Daily Telegraph Cryptic No 27691
Hints and tips by Gazza
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BD Rating – Difficulty ** – Enjoyment **
There is a literary flavour to today’s puzzle with two novelists and a novel featuring in the answers. I started off at a rate of knots but slowed down in the SE corner and needed all the checkers for what I thought was the trickiest clue, 21d. On the whole it seemed pretty straightforward with nothing to set the world alight. Do let us know how you got on and what you thought of it.
If you click on any of the areas showing ‘Click here!’ you’ll see the actual answer so only do that as a last resort.
1a Messy, agent eating chop (6)
SLOPPY – a secret agent contains a verb to chop or prune.
10a View exotic lap dances (9)
LANDSCAPE – an anagram (exotic) of LAP DANCES.
11a Food ready to eat after end of fast (5)
TRIPE – an adjective meaning ready to eat follows the last letter of fast.
12a Entrance by duke that is doggedly determined (2-2-3)
DO-OR-DIE – string together an entrance, D(uke) and the abbreviation for ‘that is’.
13a Looks steaming, having done this on the golf course? (3,4)
AIR SHOT – a charade of looks or appearances and an adjective meaning steaming or seething produces an unsuccessful and embarrassing attempt to hit a golf ball.
14a Improvised, most of excuse involving daughter (2-3)
AD-LIB – an excuse without its last letter contains the abbreviation for daughter.
15a Novel confusing to morons (8)
NOSTROMO – an anagram (confusing) of TO MORONS gives us the title of a Joseph Conrad novel.
18a Moral tale about Ecstasy is wholly distasteful (8)
ALLEGORY – the abbreviation for the drug Ecstasy goes between an adverb meaning wholly or totally and an adjective meaning distasteful or gruesome.
20a Overactive aboard dinghy, perhaps (5)
HYPER – hidden (aboard) in the clue.
23a Boast endlessly about firm, the place for fruit (7)
ORCHARD – a verb to boast without its final letter is reversed (about) and that’s followed by an adjective meaning firm or solid.
25a Uncertain what to do, with income less than outlay? (2,1,4)
AT A LOSS – double definition, the first meaning baffled or uncomprehending.
26a Conclude not one has escaped from hell (5)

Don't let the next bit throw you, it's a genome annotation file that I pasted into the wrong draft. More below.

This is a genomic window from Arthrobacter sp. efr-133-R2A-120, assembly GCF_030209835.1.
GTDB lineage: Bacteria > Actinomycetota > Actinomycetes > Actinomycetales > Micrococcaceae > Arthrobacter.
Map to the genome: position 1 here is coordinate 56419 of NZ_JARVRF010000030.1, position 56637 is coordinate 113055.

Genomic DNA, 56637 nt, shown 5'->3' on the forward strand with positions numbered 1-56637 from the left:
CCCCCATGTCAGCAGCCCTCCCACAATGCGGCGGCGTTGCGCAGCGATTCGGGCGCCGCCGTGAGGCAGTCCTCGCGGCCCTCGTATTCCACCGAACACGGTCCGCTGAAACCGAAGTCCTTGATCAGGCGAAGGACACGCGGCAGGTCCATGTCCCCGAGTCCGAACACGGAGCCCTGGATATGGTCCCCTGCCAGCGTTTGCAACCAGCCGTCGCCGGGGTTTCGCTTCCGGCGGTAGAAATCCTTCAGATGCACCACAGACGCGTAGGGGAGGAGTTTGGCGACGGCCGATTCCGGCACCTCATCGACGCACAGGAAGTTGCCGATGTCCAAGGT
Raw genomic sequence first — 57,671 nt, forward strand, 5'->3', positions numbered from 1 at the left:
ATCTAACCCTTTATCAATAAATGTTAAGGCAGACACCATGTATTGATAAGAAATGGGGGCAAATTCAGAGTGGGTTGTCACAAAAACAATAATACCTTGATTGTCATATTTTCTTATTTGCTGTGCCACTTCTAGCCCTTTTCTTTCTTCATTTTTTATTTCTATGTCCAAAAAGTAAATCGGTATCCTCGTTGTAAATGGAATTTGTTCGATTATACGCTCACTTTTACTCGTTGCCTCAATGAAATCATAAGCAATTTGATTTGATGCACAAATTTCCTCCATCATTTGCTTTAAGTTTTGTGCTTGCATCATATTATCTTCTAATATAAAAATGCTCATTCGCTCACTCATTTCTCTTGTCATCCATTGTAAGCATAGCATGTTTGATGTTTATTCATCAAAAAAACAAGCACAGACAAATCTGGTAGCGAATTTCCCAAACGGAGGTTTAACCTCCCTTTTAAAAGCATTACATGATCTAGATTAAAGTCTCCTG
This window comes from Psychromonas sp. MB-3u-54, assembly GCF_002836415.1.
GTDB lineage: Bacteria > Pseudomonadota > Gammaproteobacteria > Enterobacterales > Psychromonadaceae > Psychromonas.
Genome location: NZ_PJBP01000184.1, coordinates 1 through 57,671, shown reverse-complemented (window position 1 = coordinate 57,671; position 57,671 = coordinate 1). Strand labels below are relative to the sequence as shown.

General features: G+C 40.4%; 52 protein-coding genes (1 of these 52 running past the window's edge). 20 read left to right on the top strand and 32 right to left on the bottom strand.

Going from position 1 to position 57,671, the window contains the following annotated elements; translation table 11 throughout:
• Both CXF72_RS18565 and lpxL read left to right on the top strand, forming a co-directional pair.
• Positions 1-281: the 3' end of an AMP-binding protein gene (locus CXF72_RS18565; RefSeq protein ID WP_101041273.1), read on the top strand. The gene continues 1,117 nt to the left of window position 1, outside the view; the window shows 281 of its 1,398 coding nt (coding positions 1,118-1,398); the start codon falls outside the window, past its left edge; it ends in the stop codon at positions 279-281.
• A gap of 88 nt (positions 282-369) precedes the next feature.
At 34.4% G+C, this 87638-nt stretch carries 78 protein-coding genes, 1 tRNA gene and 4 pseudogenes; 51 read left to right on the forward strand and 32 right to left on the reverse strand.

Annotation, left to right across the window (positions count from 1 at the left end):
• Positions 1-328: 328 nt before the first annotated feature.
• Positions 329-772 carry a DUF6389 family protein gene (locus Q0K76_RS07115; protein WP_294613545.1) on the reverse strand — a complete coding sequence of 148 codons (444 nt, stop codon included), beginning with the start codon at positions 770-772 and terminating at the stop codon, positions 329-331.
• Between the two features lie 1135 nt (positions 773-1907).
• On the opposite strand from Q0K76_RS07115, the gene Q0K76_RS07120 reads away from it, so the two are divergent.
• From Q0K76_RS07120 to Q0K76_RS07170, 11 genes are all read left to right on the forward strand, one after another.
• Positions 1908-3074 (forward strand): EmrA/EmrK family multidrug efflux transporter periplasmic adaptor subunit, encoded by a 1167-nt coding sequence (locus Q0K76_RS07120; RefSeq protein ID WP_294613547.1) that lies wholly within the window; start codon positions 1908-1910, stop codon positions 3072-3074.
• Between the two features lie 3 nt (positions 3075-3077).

INFER – a word meaning ‘not one’ as in ‘not one objection was heard’ is dropped from a word for hell (as described by Dante).
27a Saw maiden boiling water (5,4)
ADAM’S WINE – an anagram (boiling) of SAW MAIDEN.
28a Novelist in Maine tried changing ending of ‘Middlemarch’ (8)
MEREDITH – I can’t say that this Victorian novelist was familiar to me but the word play is very clear. The standard two-letter abbreviation for the state of Maine is followed by an anagram (changing) of TRIED and the end letter of Middlemarch.
29a Attentive pocketing key and watch chain (6)
ALBERT – this watch chain was named after the Prince Regent (and is not to be confused with the bodily piercing also named after him). An adjective meaning attentive or vigilant contains (pocketing) a musical key.
1d A youth’s after seconds, going to pub food counter (5,3)
SALAD BAR – A (from the clue) and a young man follow S(econds) and that all precedes another word for pub.
2d Personal objective in move that backfired? (3,4)
OWN GOAL – charade of an adjective meaning personal or private and an objective or target.
3d Dance well with person brought up in post (4,5)
PASO DOBLE – an intensifier meaning well or very (as in ‘well pleased’) and the reversal (brought up, in a down clue) of an informal term for a person go inside a wooden post or stake.
5d A fantastic thing seen in article, jazz fan’s night attire? (3,4,7)
THE CAT’S PYJAMAS – this informal phrase for something excellent dates from the 1920s (it’s very similar in meaning to ‘the bee’s knees’). Start with a definite article, add an informal word for a jazz fan plus the ‘S and finish with a type of night attire.
6d Change flag, heading off (5)
ALTER – flag here is not a noun but a verb meaning grow weak. Remove its first letter.
7d Thriller writer‘s forbidding abridged copy (7)
GRISHAM – put together an adjective meaning forbidding or dour without its last letter (abridged) and a copy or counterfeit.
8d Deal with party, ultimately making pact (6)
TREATY – a verb to deal with (a sick person, say) is followed by the ultimate letter of party.
9d Respond amiably to fool over satisfying role (4,2,4,4)
TAKE IN GOOD PART – a phrasal verb meaning to fool or hoax (4,2) is followed by (over, in a down clue) a satisfying role.
16d Learns in the course of proper practice session (9)
REHEARSAL – a verb meaning learns or gets to know goes inside (in the course of) an adjective meaning proper or genuine.
17d Split screen in court showing Turkish emblem (8)
CRESCENT – an anagram (split) of SCREEN is contained inside the abbreviation for court.
19d A match for the devil (7)
LUCIFER – two meanings, the first an old type of match or lighting device.
21d Papers supporting wizard’s image (7)
PROFILE – a collection of information (papers) follows (supporting, in a down clue) an informal word for a wizard or expert.
22d Element of hatred under Stalin’s lead (6)
SODIUM – a word for hatred or disgust follows (under, in a down clue) the leading letter of Stalin.
24d Biting cold in desert (5)
ACRID – insert C(old) in an adjective meaning desert or dried up.
My top clue was 9d. How about you?
Today’s Quickie Pun: PLANES + PEKING = PLAIN SPEAKING